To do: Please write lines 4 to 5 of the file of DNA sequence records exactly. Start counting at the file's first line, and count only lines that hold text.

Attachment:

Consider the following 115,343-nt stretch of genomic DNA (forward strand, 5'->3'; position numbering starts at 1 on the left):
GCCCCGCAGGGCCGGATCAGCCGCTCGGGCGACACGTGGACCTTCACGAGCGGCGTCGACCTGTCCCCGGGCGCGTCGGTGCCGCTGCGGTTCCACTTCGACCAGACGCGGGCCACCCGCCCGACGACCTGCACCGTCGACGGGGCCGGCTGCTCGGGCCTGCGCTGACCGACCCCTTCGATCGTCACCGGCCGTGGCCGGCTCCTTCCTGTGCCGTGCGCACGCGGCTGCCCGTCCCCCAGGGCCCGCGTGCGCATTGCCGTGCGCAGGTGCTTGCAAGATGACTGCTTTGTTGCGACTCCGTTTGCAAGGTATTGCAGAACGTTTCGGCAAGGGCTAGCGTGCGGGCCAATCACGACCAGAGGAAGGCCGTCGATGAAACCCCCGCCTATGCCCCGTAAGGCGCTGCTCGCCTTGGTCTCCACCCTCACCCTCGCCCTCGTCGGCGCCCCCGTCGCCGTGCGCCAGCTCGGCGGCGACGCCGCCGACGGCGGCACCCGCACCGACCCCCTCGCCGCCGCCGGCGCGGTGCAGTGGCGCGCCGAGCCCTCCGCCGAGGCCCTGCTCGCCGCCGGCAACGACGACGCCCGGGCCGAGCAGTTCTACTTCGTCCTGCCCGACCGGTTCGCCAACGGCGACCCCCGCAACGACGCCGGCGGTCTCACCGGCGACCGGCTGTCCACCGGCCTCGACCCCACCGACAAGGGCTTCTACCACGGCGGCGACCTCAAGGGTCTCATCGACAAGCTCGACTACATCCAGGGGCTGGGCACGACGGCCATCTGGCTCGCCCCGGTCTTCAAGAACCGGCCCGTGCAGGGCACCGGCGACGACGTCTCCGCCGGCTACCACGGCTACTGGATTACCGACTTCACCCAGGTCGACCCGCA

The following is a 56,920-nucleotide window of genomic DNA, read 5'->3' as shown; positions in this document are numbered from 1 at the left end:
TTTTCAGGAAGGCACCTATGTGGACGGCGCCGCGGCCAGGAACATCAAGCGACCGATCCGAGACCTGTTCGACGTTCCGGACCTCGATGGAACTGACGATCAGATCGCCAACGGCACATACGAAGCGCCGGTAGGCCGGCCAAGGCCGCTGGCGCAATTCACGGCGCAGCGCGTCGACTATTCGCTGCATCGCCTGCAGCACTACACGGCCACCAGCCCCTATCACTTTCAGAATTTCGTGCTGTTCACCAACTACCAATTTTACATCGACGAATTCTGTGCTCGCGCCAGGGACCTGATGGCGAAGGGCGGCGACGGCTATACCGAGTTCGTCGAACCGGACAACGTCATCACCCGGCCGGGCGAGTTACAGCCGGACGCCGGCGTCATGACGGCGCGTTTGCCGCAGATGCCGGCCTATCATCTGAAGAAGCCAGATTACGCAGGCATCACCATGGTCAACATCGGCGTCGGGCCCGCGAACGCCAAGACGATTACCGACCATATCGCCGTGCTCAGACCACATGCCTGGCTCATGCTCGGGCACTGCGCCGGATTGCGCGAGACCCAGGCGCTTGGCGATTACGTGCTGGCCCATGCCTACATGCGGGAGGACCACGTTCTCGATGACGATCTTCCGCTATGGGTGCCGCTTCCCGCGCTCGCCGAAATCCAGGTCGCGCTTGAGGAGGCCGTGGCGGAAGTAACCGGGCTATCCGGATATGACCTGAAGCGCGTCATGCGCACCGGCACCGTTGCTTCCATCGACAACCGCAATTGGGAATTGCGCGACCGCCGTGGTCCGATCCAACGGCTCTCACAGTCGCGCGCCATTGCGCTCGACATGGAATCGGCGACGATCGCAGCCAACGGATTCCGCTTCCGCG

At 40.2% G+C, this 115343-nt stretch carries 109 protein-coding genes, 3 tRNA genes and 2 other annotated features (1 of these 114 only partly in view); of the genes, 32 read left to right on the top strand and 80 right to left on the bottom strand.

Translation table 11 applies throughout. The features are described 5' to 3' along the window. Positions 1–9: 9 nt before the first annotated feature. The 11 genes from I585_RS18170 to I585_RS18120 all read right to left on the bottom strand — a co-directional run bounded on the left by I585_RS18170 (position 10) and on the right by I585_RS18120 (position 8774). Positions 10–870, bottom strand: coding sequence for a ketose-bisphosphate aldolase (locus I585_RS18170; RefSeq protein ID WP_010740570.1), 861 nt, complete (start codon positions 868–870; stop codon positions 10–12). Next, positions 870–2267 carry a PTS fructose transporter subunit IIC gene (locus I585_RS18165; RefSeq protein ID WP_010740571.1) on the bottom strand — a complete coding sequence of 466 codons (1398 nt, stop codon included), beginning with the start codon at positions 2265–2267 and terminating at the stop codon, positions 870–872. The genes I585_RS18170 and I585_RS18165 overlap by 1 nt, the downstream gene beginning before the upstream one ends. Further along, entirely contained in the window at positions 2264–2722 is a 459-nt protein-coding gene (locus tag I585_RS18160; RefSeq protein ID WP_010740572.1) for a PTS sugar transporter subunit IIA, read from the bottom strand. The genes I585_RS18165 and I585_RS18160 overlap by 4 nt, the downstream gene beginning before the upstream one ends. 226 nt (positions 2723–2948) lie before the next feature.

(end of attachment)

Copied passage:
TTTTCAGGAAGGCACCTATGTGGACGGCGCCGCGGCCAGGAACATCAAGCGACCGATCCGAGACCTGTTCGACGTTCCGGACCTCGATGGAACTGACGATCAGATCGCCAACGGCACATACGAAGCGCCGGTAGGCCGGCCAAGGCCGCTGGCGCAATTCACGGCGCAGCGCGTCGACTATTCGCTGCATCGCCTGCAGCACTACACGGCCACCAGCCCCTATCACTTTCAGAATTTCGTGCTGTTCACCAACTACCAATTTTACATCGACGAATTCTGTGCTCGCGCCAGGGACCTGATGGCGAAGGGCGGCGACGGCTATACCGAGTTCGTCGAACCGGACAACGTCATCACCCGGCCGGGCGAGTTACAGCCGGACGCCGGCGTCATGACGGCGCGTTTGCCGCAGATGCCGGCCTATCATCTGAAGAAGCCAGATTACGCAGGCATCACCATGGTCAACATCGGCGTCGGGCCCGCGAACGCCAAGACGATTACCGACCATATCGCCGTGCTCAGACCACATGCCTGGCTCATGCTCGGGCACTGCGCCGGATTGCGCGAGACCCAGGCGCTTGGCGATTACGTGCTGGCCCATGCCTACATGCGGGAGGACCACGTTCTCGATGACGATCTTCCGCTATGGGTGCCGCTTCCCGCGCTCGCCGAAATCCAGGTCGCGCTTGAGGAGGCCGTGGCGGAAGTAACCGGGCTATCCGGATATGACCTGAAGCGCGTCATGCGCACCGGCACCGTTGCTTCCATCGACAACCGCAATTGGGAATTGCGCGACCGCCGTGGTCCGATCCAACGGCTCTCACAGTCGCGCGCCATTGCGCTCGACATGGAATCGGCGACGATCGCAGCCAACGGATTCCGCTTCCGCG

At 40.2% G+C, this 115343-nt stretch carries 109 protein-coding genes, 3 tRNA genes and 2 other annotated features (1 of these 114 only partly in view); of the genes, 32 read left to right on the top strand and 80 right to left on the bottom strand.